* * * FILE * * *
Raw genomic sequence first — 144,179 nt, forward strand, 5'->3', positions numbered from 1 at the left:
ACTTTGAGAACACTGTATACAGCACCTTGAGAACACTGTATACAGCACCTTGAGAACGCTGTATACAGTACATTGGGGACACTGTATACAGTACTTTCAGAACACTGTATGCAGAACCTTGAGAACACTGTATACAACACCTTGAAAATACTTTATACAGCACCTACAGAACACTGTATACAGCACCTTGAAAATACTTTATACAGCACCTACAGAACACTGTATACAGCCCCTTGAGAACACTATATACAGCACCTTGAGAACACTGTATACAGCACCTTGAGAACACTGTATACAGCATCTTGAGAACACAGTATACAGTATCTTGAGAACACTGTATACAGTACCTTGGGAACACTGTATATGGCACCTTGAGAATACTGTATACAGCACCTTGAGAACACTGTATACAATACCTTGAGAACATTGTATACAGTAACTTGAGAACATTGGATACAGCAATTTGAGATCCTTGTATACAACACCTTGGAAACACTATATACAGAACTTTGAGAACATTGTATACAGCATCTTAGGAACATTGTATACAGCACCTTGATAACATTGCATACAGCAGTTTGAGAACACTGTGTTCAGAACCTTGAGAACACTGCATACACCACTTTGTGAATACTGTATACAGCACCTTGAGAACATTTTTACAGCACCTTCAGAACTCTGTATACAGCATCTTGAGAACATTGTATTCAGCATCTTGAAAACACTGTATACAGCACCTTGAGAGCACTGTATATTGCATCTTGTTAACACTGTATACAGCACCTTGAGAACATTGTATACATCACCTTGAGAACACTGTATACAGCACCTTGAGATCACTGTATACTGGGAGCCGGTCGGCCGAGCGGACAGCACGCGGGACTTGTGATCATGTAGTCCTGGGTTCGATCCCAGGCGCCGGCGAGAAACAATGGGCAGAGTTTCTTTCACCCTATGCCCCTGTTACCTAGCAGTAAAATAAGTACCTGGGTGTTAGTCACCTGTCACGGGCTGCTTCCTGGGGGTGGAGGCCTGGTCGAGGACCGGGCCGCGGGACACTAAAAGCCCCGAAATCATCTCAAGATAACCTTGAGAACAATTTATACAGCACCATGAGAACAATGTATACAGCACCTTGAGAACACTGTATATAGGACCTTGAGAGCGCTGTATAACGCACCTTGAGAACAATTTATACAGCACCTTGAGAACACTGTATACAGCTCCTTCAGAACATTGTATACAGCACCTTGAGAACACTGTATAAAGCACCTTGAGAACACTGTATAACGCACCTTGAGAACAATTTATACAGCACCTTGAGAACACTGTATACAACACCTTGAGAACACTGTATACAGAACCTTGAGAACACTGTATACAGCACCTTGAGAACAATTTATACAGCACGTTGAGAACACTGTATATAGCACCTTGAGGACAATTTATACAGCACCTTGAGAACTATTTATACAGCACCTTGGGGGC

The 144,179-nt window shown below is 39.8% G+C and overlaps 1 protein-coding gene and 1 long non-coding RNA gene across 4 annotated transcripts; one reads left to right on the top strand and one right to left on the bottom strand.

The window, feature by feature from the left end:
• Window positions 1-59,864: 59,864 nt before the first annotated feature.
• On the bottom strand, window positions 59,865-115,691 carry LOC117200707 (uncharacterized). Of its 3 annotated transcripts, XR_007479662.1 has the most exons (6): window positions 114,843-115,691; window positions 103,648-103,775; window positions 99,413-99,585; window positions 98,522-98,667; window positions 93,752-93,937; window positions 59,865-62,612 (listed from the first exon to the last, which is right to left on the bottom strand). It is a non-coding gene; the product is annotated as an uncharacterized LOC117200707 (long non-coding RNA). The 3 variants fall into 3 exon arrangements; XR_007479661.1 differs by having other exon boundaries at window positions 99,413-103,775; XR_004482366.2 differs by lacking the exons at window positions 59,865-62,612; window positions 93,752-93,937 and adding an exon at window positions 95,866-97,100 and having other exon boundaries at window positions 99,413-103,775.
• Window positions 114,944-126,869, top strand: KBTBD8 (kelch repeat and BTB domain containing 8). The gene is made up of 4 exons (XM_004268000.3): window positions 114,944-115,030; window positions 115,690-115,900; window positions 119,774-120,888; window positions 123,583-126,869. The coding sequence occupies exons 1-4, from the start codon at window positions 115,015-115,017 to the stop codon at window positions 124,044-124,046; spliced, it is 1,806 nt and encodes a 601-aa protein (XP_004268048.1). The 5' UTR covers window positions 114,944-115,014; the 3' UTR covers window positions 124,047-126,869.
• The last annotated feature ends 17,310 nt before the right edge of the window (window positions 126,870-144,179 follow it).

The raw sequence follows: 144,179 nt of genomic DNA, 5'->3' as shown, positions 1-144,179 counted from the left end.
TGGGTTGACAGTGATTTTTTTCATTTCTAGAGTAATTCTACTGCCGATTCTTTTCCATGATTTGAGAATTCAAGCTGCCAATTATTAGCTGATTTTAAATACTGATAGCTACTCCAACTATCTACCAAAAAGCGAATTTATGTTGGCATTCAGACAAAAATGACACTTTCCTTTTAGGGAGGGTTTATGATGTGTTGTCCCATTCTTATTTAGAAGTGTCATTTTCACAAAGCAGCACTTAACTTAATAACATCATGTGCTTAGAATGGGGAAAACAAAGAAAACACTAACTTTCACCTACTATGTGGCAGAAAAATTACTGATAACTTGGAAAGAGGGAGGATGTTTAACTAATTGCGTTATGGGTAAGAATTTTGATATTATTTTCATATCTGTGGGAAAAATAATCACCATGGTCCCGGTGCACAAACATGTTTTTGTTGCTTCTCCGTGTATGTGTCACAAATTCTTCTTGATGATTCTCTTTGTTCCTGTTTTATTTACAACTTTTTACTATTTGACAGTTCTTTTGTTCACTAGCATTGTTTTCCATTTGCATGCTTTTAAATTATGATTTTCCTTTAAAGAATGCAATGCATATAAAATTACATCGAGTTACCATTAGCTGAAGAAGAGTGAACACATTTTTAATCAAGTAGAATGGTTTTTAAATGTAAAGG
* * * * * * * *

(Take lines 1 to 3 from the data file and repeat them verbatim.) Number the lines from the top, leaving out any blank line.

Raw genomic sequence first — 144,179 nt, forward strand, 5'->3', positions numbered from 1 at the left:
ACTTTGAGAACACTGTATACAGCACCTTGAGAACACTGTATACAGCACCTTGAGAACGCTGTATACAGTACATTGGGGACACTGTATACAGTACTTTCAGAACACTGTATGCAGAACCTTGAGAACACTGTATACAACACCTTGAAAATACTTTATACAGCACCTACAGAACACTGTATACAGCACCTTGAAAATACTTTATACAGCACCTACAGAACACTGTATACAGCCCCTTGAGAACACTATATACAGCACCTTGAGAACACTGTATACAGCACCTTGAGAACACTGTATACAGCATCTTGAGAACACAGTATACAGTATCTTGAGAACACTGTATACAGTACCTTGGGAACACTGTATATGGCACCTTGAGAATACTGTATACAGCACCTTGAGAACACTGTATACAATACCTTGAGAACATTGTATACAGTAACTTGAGAACATTGGATACAGCAATTTGAGATCCTTGTATACAACACCTTGGAAACACTATATACAGAACTTTGAGAACATTGTATACAGCATCTTAGGAACATTGTATACAGCACCTTGATAACATTGCATACAGCAGTTTGAGAACACTGTGTTCAGAACCTTGAGAACACTGCATACACCACTTTGTGAATACTGTATACAGCACCTTGAGAACATTTTTACAGCACCTTCAGAACTCTGTATACAGCATCTTGAGAACATTGTATTCAGCATCTTGAAAACACTGTATACAGCACCTTGAGAGCACTGTATATTGCATCTTGTTAACACTGTATACAGCACCTTGAGAACATTGTATACATCACCTTGAGAACACTGTATACAGCACCTTGAGATCACTGTATACTGGGAGCCGGTCGGCCGAGCGGACAGCACGCGGGACTTGTGATCATGTAGTCCTGGGTTCGATCCCAGGCGCCGGCGAGAAACAATGGGCAGAGTTTCTTTCACCCTATGCCCCTGTTACCTAGCAGTAAAATAAGTACCTGGGTGTTAGTCACCTGTCACGGGCTGCTTCCTGGGGGTGGAGGCCTGGTCGAGGACCGGGCCGCGGGACACTAAAAGCCCCGAAATCATCTCAAGATAACCTTGAGAACAATTTATACAGCACCATGAGAACAATGTATACAGCACCTTGAGAACACTGTATATAGGACCTTGAGAGCGCTGTATAACGCACCTTGAGAACAATTTATACAGCACCTTGAGAACACTGTATACAGCTCCTTCAGAACATTGTATACAGCACCTTGAGAACACTGTATAAAGCACCTTGAGAACACTGTATAACGCACCTTGAGAACAATTTATACAGCACCTTGAGAACACTGTATACAACACCTTGAGAACACTGTATACAGAACCTTGAGAACACTGTATACAGCACCTTGAGAACAATTTATACAGCACGTTGAGAACACTGTATATAGCACCTTGAGGACAATTTATACAGCACCTTGAGAACTATTTATACAGCACCTTGGGGGC

The 144,179-nt window shown below is 39.8% G+C and overlaps 1 protein-coding gene and 1 long non-coding RNA gene across 4 annotated transcripts; one reads left to right on the top strand and one right to left on the bottom strand.